Talks over Greece’s debt restructuring collapsed on Friday, an unexpected breakdown that makes it increasingly likely Athens will become the first government of a developed country in more than 60 years to suffer a full-scale default on its debt.
In a statement, lead negotiators for Greek bondholders said that the latest offer made by Athens “has not produced a constructive consolidated response from “all parties” - a clear reference to International Monetary Fund conclusions that bondholder losses must be increased significantly or a second Greek bail-out would have to be bigger than the agreed €130-billion.
Government negotiators have been pushing for interest payments that would make the new bonds worth even less than the 50 per cent “haircut” in the bonds’ face value, which has led to a revolt among some debt holders involved in the talks.
“Under the circumstances, discussions with Greece and the official sector are paused for reflection on the benefits of a voluntary approach,” said the statement, put out by Charles Dallara, managing director of the International Institute for Finance, and Jean Lemierre, of BNP Paribas, who have been negotiating on behalf of banks and other financial institutions holding Greek debt.
“We very much hope, however, that Greece, with the support of the euro area, will be in a position to re-engage constructively with the private sector with a view to finalizing a mutually acceptable agreement on a voluntary debt exchange,” the two men said.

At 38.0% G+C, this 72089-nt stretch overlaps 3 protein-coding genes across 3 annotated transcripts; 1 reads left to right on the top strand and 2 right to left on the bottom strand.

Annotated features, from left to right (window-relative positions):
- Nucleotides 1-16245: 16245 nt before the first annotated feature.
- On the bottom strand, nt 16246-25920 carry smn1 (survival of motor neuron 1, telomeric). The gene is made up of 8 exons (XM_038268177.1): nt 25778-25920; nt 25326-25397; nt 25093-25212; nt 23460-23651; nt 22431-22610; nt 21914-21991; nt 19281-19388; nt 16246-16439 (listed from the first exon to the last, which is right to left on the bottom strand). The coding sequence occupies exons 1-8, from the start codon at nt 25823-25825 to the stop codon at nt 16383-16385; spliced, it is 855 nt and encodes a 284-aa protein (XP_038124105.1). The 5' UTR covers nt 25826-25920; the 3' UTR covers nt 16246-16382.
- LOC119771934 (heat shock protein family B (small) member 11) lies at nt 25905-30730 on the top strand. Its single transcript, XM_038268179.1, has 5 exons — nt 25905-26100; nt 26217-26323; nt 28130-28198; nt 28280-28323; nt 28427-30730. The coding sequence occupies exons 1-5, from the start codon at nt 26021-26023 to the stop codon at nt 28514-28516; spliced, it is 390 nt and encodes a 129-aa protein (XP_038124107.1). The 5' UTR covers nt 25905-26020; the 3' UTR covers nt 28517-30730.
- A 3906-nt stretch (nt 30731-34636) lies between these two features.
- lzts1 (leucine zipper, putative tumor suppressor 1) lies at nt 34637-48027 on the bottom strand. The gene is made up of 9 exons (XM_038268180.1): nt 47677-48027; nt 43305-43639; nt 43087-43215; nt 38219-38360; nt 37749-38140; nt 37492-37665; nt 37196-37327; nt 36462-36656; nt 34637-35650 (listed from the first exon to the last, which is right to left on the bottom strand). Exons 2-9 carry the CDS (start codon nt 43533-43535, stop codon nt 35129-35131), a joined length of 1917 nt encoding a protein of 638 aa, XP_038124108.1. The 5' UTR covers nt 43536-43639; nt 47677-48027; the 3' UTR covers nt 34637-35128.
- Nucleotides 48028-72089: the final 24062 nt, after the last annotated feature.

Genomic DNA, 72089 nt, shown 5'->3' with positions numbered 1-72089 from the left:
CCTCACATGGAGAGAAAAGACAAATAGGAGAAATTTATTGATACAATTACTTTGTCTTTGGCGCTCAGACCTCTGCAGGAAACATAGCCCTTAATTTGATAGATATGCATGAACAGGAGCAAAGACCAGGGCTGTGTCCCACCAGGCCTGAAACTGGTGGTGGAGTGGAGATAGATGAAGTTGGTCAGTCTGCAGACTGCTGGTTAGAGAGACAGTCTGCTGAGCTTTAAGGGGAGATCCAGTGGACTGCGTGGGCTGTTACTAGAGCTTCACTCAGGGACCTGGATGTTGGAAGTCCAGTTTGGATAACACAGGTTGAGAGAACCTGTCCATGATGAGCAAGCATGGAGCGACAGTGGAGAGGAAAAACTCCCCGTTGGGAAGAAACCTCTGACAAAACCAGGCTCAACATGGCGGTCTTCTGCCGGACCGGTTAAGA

Despite the request for more time, the announcement of the breakdown in talks comes perilously close to putting at risk a €14.4-billion bond repayment due from Athens in March. Although the redemption is still weeks away, government negotiators had hoped the restructuring would be in place so that Greece would not have to pay the entire amount.
Unless the outlines of the restructuring are completed in a matter or days, international lenders would have to quickly shell out billions of euros in additional aid or Athens would default on its debt payments.
In an interview with the Financial Times, Evangelos Venizelos, the Greek finance minister said the talks with Mr. Dallara and Mr. Lemierre would resume next week.
“We’re meeting in Athens next Wednesday to evaluate the package again,” Mr. Venizelos said. “From the Greek point of view we had significant and substantive meetings this week.”
In October, Mr. Dallara and European officials had agreed to a deal whereby current holders of Greek debt would trade in their bonds for new ones worth half their value. But the details of the deal were left open, including annual interest payments on the new bonds which can change their value drastically.